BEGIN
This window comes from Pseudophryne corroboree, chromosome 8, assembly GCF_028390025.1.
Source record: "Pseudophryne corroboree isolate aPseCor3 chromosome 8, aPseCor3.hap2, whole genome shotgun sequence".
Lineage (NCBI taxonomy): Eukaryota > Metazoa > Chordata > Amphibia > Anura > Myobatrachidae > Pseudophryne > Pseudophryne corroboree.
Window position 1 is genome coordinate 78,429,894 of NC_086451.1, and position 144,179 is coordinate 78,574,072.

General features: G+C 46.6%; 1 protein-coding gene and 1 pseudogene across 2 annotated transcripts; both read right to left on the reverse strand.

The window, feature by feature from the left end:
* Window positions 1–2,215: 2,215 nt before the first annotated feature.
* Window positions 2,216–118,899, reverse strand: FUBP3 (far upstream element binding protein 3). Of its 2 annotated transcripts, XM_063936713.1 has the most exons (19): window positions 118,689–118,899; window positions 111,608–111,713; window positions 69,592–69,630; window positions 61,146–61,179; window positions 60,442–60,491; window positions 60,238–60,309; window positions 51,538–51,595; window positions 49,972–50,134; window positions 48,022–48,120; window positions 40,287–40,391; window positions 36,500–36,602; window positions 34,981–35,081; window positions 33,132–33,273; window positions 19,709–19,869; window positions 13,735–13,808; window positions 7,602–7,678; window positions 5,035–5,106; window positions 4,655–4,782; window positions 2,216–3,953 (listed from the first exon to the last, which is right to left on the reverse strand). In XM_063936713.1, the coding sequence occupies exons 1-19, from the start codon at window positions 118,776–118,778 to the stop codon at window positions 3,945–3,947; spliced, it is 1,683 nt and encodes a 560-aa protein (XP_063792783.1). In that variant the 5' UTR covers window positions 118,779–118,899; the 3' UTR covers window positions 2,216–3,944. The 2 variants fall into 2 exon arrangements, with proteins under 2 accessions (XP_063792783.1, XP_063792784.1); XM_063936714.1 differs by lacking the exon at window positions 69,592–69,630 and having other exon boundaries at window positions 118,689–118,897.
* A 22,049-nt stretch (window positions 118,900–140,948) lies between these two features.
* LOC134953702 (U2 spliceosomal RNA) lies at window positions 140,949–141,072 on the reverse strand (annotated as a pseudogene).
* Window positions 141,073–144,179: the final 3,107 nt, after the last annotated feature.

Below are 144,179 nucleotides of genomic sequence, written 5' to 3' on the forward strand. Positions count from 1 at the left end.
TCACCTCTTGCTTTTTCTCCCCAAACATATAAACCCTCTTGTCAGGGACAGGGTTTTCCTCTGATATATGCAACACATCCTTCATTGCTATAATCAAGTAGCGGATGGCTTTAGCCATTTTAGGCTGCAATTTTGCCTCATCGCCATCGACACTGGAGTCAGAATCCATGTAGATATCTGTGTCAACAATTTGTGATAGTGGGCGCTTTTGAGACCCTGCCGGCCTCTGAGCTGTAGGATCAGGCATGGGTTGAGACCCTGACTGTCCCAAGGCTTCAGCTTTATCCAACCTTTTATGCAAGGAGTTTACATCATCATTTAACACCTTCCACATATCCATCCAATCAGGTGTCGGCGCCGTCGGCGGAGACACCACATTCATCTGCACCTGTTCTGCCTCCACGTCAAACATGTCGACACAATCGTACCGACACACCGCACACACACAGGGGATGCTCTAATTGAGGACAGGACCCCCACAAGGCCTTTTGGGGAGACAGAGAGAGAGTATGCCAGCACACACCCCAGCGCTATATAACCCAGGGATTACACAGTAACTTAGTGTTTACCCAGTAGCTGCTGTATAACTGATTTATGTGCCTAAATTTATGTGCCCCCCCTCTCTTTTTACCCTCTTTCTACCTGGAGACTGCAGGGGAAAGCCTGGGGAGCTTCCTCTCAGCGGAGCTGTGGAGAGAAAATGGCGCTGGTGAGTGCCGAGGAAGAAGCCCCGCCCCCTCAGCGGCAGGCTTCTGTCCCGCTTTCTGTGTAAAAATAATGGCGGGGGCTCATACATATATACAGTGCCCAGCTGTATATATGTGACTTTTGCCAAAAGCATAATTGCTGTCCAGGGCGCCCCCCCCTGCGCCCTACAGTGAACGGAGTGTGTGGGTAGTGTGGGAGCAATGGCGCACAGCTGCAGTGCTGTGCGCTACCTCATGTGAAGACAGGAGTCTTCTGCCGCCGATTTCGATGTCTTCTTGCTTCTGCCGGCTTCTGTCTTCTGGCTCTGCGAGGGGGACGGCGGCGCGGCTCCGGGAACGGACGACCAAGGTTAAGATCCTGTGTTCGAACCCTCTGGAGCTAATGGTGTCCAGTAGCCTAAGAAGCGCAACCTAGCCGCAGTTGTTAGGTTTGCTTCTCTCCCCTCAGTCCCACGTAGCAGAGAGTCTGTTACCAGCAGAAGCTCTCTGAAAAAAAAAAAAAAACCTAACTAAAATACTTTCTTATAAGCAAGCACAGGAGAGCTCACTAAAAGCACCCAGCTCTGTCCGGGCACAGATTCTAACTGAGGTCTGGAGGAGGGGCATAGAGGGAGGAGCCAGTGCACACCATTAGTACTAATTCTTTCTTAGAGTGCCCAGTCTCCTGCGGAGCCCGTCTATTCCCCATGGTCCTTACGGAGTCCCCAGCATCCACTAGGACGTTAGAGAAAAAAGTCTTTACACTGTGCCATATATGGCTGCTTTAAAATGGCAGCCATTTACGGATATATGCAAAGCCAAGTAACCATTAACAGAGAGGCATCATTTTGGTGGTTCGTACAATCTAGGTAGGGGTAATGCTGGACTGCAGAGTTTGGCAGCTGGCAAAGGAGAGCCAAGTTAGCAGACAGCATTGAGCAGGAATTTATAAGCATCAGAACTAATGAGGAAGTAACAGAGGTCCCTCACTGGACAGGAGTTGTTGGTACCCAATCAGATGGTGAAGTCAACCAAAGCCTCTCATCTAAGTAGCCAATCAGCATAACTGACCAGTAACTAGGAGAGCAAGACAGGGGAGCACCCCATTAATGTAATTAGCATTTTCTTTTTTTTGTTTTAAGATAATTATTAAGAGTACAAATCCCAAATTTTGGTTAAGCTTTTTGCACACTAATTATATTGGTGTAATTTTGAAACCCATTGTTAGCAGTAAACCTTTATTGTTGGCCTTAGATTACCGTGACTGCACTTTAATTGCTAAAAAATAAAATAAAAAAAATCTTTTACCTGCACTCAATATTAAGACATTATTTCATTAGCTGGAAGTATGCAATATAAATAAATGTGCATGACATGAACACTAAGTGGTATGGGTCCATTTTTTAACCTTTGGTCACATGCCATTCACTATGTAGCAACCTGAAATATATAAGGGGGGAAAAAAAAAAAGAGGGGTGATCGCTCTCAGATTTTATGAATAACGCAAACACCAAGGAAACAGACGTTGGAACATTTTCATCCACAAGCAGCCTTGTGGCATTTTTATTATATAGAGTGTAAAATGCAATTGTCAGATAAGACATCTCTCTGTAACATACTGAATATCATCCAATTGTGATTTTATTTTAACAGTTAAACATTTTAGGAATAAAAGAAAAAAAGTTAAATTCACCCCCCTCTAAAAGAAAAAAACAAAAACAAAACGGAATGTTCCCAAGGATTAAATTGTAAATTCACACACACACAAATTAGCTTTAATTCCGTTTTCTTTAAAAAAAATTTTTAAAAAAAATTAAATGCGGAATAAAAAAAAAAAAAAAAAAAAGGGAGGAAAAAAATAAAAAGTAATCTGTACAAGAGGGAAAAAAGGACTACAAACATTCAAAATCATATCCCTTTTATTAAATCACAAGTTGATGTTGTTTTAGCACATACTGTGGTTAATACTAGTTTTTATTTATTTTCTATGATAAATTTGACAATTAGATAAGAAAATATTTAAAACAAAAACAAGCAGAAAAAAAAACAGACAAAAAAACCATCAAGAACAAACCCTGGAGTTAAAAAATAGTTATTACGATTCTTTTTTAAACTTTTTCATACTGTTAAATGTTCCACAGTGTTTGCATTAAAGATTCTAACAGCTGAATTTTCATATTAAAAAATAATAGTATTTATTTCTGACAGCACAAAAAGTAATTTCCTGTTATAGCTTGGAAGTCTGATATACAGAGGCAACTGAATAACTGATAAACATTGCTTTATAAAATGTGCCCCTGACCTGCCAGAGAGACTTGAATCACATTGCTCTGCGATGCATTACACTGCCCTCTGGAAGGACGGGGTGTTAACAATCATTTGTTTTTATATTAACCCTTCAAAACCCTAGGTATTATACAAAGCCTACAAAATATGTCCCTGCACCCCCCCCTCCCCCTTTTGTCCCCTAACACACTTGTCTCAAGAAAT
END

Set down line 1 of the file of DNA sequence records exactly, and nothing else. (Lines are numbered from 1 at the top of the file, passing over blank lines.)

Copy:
This window comes from Pseudophryne corroboree, chromosome 8, assembly GCF_028390025.1.